Anti-gay uproar has led to the closure of an LGBTQI community centre in Ghana.

The community centre was set up by LGBTQ+ Rights Ghana in the capital city of Accra. Although the centre is meant to be a safe space for LGBTQI people, the opening of the centre led to an increase in online abuse and discrimination for queer people.

“This morning, our office was raided by National Security. A few days ago, traditional leaders threatened to burn down our office but the police did not help. At this moment, we no longer have access to our safe space and our safety is being threatened,” wrote LGBT+ Rights Ghana on their Facebook page, urging human rights organisations to speak out against the attack.

Ghana criminalises “unnatural carnal knowledge” in section 104(1) (b) of its Criminal Offences Act, which authorities interpret as “penile penetration of anything other than a vagina.” While this law is hardly enforced, discrimination, violence and psychological abuse of LGBTQI people are widespread. LGBTQI people have often been subjected to mob violence, brutal sexual assault, intimidation, and extortion.

Fatima Derby, a feminist writer, cautioned that politicians would try to leverage this opportunity to “gain favour by being homophobic” considering that is how the majority of the population is.

“It’s really disappointing the way the space has been treated. It’s also really disappointing the way LGBTQI+ individuals have been treated by politicians, religious leaders, and even ordinary citizens,” she said.

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 Ghana Catholic Church Bishop’s conference released a statement on Saturday demanding the permanent closure of the centre. The statement also urged the government not to “succumb to the pressure to legalise the rights of LGBTQIs in Ghana.”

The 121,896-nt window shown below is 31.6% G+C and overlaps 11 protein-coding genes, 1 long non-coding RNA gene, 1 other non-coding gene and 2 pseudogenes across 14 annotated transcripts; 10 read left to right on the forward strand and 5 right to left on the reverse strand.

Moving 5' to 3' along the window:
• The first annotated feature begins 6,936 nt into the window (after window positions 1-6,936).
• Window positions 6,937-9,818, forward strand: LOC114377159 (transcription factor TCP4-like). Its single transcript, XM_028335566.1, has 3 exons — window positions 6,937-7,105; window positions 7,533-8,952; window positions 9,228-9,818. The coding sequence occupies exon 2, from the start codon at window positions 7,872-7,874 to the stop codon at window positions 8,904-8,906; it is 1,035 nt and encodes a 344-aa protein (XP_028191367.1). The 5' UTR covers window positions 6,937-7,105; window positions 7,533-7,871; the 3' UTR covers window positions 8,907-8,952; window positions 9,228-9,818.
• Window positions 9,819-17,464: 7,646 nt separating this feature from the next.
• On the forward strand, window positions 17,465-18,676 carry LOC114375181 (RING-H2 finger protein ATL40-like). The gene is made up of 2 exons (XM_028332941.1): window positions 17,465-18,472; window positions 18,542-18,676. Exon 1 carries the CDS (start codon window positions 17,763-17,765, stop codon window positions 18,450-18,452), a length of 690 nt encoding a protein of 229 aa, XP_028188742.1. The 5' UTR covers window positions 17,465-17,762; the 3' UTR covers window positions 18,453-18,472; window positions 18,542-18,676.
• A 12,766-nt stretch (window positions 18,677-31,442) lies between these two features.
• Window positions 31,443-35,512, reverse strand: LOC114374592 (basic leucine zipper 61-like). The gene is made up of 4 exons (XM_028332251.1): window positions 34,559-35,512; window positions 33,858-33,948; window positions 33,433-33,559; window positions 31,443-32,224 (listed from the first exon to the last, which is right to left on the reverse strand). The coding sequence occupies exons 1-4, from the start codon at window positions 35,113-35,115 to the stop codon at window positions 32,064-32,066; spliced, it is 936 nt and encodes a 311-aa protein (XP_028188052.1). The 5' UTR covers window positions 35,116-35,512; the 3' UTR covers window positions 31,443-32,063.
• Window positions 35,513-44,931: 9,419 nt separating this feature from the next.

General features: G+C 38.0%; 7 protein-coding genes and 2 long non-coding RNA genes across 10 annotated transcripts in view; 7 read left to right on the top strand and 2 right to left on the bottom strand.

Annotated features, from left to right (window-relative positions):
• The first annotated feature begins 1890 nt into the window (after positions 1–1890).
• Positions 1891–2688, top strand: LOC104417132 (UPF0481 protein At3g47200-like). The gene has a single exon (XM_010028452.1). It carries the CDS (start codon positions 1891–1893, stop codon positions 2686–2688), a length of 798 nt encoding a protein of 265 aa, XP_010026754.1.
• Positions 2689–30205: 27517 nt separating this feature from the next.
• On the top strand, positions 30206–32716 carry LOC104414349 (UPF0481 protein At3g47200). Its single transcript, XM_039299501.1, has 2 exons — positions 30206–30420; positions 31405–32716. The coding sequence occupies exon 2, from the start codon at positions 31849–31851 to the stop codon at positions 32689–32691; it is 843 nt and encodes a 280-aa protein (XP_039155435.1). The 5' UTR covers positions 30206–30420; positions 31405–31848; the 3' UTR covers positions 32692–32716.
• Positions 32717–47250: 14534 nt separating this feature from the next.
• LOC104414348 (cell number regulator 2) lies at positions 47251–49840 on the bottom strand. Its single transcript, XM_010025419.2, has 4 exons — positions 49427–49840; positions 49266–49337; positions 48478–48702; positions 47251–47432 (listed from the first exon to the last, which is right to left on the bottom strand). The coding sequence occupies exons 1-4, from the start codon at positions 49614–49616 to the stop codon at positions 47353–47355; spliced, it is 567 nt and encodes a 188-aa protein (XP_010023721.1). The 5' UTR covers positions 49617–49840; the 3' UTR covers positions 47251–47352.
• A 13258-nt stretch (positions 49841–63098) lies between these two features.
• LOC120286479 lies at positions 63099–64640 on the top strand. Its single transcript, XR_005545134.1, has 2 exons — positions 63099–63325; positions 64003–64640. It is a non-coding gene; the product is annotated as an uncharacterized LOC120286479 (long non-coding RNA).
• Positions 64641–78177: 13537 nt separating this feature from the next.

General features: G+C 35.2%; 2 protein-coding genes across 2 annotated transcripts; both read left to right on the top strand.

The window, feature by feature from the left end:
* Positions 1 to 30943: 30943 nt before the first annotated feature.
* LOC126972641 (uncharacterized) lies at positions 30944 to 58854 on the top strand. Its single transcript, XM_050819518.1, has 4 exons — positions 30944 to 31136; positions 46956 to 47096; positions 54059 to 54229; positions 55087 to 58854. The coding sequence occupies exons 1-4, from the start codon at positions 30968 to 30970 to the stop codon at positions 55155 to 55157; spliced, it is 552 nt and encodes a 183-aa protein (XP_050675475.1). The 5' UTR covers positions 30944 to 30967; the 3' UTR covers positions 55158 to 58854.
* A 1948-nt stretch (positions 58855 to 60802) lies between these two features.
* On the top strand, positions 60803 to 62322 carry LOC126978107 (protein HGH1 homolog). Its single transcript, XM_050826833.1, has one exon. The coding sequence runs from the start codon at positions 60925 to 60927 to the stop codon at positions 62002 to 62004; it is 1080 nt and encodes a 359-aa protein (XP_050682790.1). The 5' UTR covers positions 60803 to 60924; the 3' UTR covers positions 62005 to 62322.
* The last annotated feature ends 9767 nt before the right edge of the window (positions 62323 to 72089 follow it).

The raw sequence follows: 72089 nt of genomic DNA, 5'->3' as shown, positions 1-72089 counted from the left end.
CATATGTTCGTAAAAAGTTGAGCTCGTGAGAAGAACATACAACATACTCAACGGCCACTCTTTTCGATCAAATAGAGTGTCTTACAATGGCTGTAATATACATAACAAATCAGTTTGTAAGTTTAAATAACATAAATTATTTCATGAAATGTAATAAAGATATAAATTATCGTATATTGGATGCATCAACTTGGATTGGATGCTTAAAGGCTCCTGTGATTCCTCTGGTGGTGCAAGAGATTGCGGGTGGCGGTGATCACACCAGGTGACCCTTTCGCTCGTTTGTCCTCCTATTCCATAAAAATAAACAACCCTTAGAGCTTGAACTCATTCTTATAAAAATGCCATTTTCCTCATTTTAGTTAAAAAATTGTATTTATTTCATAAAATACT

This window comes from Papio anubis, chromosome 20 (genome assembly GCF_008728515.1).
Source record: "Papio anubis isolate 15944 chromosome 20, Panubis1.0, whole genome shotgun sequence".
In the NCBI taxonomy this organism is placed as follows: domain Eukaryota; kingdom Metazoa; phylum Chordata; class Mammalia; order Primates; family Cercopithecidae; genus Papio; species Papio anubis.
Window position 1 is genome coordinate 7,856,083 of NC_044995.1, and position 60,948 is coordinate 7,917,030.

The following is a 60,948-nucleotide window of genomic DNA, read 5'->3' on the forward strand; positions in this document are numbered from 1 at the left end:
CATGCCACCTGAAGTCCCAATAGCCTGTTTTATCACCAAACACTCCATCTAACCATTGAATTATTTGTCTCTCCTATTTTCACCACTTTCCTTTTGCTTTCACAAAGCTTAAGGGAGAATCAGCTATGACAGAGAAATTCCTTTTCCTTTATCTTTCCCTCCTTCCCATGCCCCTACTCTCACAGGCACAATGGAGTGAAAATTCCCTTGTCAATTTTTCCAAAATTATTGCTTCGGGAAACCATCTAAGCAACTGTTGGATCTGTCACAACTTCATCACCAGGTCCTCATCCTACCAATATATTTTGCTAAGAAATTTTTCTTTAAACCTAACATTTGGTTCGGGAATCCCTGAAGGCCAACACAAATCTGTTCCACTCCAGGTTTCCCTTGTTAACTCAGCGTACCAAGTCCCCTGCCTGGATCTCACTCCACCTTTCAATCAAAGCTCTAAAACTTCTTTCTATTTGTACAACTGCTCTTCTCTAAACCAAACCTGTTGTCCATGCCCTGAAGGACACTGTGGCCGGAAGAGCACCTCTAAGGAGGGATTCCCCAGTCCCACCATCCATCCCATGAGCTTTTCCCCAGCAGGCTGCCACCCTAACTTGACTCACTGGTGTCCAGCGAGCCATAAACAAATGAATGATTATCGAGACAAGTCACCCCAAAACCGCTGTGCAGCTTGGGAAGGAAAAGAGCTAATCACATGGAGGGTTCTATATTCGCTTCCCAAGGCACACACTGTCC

Politicians have also defended anti-gay sentiments in the name of Ghanaian culture.

“This issue of LGBTQI is an issue that when mentioned creates some controversy, but what I want to say is that our laws are clear on such practices. It makes it criminal,” said Sarah Adwoa Safo, newly elected Minister For Gender And Children, last week. “The criminality of LGBTQI is non-negotiable and our cultural practices also frown on it.”

“We should be able to contemplate legislation in the interest of public morality, which will not be against the constitution but will now say that you cannot advocate for and promote LGBTQI activities in this country,” said Koro Oppong Nkrumah, Ghana’s Information Minister, at a press conference. He also mentioned the possibility of the government introducing legislation against LGBTQI advocacy.

LGBTQI people in socially conservative Ghana experience abuse on a regular basis in the private sphere, especially by family members who exercise control over their lives and sexuality. Homophobic statements by local and national government officials and religious institutions are extremely detrimental to the social and mental well-being of queer people, as they tend to incite violence in their communities.

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